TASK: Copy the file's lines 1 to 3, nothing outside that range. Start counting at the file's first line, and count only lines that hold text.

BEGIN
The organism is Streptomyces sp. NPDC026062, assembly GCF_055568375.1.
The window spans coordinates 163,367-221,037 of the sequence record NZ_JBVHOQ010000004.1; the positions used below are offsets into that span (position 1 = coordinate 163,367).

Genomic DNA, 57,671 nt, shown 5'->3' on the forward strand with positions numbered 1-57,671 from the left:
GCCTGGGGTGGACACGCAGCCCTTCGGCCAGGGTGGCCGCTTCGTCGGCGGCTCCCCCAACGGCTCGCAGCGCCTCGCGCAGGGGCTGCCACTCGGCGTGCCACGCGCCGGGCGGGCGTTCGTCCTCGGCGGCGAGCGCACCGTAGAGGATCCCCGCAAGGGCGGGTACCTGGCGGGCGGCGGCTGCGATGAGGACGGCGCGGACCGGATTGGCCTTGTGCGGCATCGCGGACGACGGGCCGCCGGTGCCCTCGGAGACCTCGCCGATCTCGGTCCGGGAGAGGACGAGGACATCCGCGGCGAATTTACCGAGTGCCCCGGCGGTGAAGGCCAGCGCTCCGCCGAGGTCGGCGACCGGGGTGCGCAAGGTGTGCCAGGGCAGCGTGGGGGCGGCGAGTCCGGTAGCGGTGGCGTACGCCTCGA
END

The organism is Streptomyces sp. NPDC026062, assembly GCF_055568375.1.
The window spans coordinates 163,367-221,037 of the sequence record NZ_JBVHOQ010000004.1; the positions used below are offsets into that span (position 1 = coordinate 163,367).

Genomic DNA, 57,671 nt, shown 5'->3' on the forward strand with positions numbered 1-57,671 from the left: